April 27, 2020
More On COVID-19
By Michael D. Shaw
Let’s examine a few new aspects to this continuously unfolding story…
1. Did the SARS-CoV-2 (Severe Acute Respiratory Syndrome Coronavirus 2) virus originate in that infamous Wuhan lab?
There are actually two labs in the Wuhan area where bats and humans interact. One is the Institute of Virology, eight miles (12.9 km) from the wet market; the other is the Wuhan Center for Disease Control and Prevention, barely 300 yards (274 m) from the notorious wet market. Urgent safety issues relative to both labs were raised two years ago in State Department cables.
The Institute of Virology Lab claims a Biosafety Level 4 status, while the Center claims BSL-2 status. As anyone involved with quality control knows, certifications are only as good as the diligence of the certificate holder to maintain the necessary conditions and procedures. These labs were certified by the China National Accreditation Service for Conformity Assessment, but how often they are inspected is unknown. Indeed, the Chinese government has not exactly been forthcoming with details on these labs.
Simply put, unless we can see the quality audit records of the labs, any self-proclaimed BSL level–especially as promoted amidst otherwise harsh secrecy–is pretty thin gruel. So, could a leak have occurred? Absolutely! Please note that the fact that a virus could have leaked from either lab does not mean that it was also engineered there as a bioweapon. Beware of those sources that deliberately conflate these two points, in an attempt to paint the “leak” scenario as a conspiracy theory.
Would such a leak be deliberate or accidental? There is no way to tell–any more than you could tell if a dropped pass were intentional or just legitimately missed by the receiver.
As to the “bioweapon” aspect, this, too, would be extremely difficult to prove. The best arguments against this delve into arcane details of viral genetics. But even those very experts quoted allow themselves some wiggle room:
Importantly, it (the virus’ particular spike protein) hasn’t been seen in wild coronaviruses, per Kristian Andersen, PhD, of the Scripps Research Institute, La Jolla, California, and colleagues. Although the “diversity of coronaviruses in bats and other species is massively under-sampled”–absence of evidence might not be evidence of absence.
2. What about hydroxychloroquine?
As I indicated in a previous article, the concept of using this sort of therapy is based on reports going back to at least 2005 that chloroquine is a potent inhibitor of SARS coronavirus infection and spread. In fact, Dr. Anthony Fauci himself supported the use of this drug for coronavirus. That’s why his current skepticism is a bit disingenuous.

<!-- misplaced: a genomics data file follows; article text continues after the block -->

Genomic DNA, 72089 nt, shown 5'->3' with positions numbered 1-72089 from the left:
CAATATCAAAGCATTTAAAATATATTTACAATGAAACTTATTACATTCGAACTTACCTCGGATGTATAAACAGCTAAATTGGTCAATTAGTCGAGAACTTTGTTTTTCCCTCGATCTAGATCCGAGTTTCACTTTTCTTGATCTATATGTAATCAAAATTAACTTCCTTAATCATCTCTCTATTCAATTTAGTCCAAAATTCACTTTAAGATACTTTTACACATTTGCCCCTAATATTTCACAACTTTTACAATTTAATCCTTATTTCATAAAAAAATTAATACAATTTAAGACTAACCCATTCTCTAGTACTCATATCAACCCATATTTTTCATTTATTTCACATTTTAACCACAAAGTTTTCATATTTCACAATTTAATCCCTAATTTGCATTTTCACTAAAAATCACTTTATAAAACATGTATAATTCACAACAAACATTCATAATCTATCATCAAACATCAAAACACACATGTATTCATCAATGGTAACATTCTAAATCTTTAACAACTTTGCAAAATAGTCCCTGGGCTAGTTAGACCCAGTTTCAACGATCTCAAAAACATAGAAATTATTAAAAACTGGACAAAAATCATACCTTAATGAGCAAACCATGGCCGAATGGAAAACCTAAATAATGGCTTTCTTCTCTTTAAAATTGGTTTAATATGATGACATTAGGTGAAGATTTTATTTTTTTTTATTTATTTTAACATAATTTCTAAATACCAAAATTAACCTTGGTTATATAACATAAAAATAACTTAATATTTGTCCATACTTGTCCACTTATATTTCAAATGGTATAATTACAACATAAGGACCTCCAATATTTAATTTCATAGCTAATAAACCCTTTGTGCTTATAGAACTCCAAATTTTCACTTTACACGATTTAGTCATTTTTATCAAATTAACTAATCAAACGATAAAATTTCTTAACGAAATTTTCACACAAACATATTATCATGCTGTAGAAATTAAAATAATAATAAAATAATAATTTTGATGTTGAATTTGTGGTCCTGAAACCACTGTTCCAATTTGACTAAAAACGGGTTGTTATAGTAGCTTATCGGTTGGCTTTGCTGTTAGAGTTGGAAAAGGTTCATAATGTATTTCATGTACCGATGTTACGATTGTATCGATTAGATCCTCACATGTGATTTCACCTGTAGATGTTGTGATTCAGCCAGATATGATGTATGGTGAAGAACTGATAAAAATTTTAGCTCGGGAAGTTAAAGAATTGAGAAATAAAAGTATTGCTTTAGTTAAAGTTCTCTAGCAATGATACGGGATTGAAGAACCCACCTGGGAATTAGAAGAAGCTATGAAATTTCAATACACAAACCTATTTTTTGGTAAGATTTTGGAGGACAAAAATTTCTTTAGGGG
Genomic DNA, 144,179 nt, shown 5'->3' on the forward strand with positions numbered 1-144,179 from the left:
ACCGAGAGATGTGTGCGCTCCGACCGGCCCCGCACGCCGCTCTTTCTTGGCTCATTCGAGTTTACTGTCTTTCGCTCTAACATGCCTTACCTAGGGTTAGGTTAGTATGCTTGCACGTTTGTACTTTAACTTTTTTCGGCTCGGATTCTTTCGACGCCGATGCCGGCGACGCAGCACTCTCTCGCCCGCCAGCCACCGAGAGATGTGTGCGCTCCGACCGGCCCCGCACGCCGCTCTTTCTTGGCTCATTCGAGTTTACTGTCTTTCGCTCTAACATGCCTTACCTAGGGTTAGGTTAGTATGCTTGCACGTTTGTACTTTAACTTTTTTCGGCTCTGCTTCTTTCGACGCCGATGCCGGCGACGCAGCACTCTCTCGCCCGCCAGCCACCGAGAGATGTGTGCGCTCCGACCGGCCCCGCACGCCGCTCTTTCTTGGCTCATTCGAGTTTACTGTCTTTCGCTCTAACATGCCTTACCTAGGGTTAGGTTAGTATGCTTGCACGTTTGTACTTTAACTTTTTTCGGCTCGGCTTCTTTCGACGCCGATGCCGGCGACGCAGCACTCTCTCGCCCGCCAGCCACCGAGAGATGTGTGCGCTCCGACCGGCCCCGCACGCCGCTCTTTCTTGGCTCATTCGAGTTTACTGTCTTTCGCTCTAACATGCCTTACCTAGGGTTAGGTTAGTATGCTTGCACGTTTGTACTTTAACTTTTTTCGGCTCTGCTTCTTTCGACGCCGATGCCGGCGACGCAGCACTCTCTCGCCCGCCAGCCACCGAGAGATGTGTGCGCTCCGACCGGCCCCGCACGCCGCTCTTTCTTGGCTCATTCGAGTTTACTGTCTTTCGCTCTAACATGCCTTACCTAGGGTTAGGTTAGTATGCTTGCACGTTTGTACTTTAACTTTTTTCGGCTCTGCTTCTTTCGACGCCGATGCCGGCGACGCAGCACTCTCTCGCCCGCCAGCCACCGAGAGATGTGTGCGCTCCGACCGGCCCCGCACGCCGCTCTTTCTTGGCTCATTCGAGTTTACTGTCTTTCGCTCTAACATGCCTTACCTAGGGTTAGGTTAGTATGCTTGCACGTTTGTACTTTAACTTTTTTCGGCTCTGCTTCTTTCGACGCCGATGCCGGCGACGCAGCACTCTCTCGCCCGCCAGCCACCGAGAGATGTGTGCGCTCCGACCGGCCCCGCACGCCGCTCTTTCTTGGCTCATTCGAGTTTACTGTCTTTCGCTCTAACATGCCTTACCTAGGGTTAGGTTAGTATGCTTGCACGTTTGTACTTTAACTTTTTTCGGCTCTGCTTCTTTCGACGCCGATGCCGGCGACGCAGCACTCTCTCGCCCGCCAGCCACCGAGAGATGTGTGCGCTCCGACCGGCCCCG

The Trump-hating legacy media seem to be clearly lining up against hydroxychloroquine. On the one hand, they condemn the positive results of Didier Raoult as not being a fully-qualified clinical trial (which Raoult himself states); but then endlessly proclaim the preliminary results of a far-from-perfect VA study showing negative results.
The VA study was not peer-reviewed, and was anything but a randomized trial. Here’s an excerpt from the report: “However, hydroxychloroquine, with or without azithromycin, was more likely to be prescribed to patients with more severe disease, as assessed by baseline ventilatory status and metabolic and hematologic parameters. Thus, as expected, increased mortality was observed in patients treated with hydroxychloroquine, both with and without azithromycin.”
But, there is a whole lot more wrong here and none of it is being reported in the legacy media, in their zeal to attack Trump…
- Inexplicably, the VA study did not use zinc–a key component touted by many physicians, including Los Angeles emergency room specialist Dr. Anthony Cardillo. Zinc is also used in the protocol of Dr. Vladimir Zelenko.
- The hydroxychloroquine-treated patients were predominantly elderly black male veterans with comorbidities (including heart disease, asthma, liver disease, HIV/AIDS, diabetes, and cancer), while the control group had less severe patients. You can draw your own conclusions as to why black subjects were singled out.
- Co-author S. Scott Sutton has a flagrant conflict of interest in that he has been paid to write three studies for Gilead Pharmaceuticals, maker of Remdesivir, a drug in trials to treat COVID-19.
- The conclusions of this study have been contradicted by the head of the VA.
3. Novel theory
Finally, I refer you to an interesting theory on COVID-19, from NYC ER doc Cameron Kyle-Sidell, who has been deep in the trenches with these patients. Could the disease be causing diffusion hypoxemia?
We await further developments.